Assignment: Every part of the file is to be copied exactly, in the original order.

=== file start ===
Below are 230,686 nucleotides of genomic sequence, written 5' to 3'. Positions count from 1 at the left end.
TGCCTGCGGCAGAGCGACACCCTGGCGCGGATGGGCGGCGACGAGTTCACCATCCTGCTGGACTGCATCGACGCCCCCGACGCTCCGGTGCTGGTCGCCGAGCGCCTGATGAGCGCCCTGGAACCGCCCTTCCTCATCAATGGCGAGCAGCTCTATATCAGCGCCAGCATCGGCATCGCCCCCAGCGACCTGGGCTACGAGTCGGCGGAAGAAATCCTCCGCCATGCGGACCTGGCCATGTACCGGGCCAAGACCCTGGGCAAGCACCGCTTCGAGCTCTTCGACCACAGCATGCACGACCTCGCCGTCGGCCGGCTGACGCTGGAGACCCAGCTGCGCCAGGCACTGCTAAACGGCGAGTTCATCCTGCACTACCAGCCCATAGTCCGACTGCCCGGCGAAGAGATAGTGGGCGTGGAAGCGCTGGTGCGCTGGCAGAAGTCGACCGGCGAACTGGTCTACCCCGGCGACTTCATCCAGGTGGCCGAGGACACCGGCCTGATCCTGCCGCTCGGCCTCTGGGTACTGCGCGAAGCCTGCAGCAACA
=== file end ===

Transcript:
Below are 230,686 nucleotides of genomic sequence, written 5' to 3'. Positions count from 1 at the left end.
TGCCTGCGGCAGAGCGACACCCTGGCGCGGATGGGCGGCGACGAGTTCACCATCCTGCTGGACTGCATCGACGCCCCCGACGCTCCGGTGCTGGTCGCCGAGCGCCTGATGAGCGCCCTGGAACCGCCCTTCCTCATCAATGGCGAGCAGCTCTATATCAGCGCCAGCATCGGCATCGCCCCCAGCGACCTGGGCTACGAGTCGGCGGAAGAAATCCTCCGCCATGCGGACCTGGCCATGTACCGGGCCAAGACCCTGGGCAAGCACCGCTTCGAGCTCTTCGACCACAGCATGCACGACCTCGCCGTCGGCCGGCTGACGCTGGAGACCCAGCTGCGCCAGGCACTGCTAAACGGCGAGTTCATCCTGCACTACCAGCCCATAGTCCGACTGCCCGGCGAAGAGATAGTGGGCGTGGAAGCGCTGGTGCGCTGGCAGAAGTCGACCGGCGAACTGGTCTACCCCGGCGACTTCATCCAGGTGGCCGAGGACACCGGCCTGATCCTGCCGCTCGGCCTCTGGGTACTGCGCGAAGCCTGCAGCAACA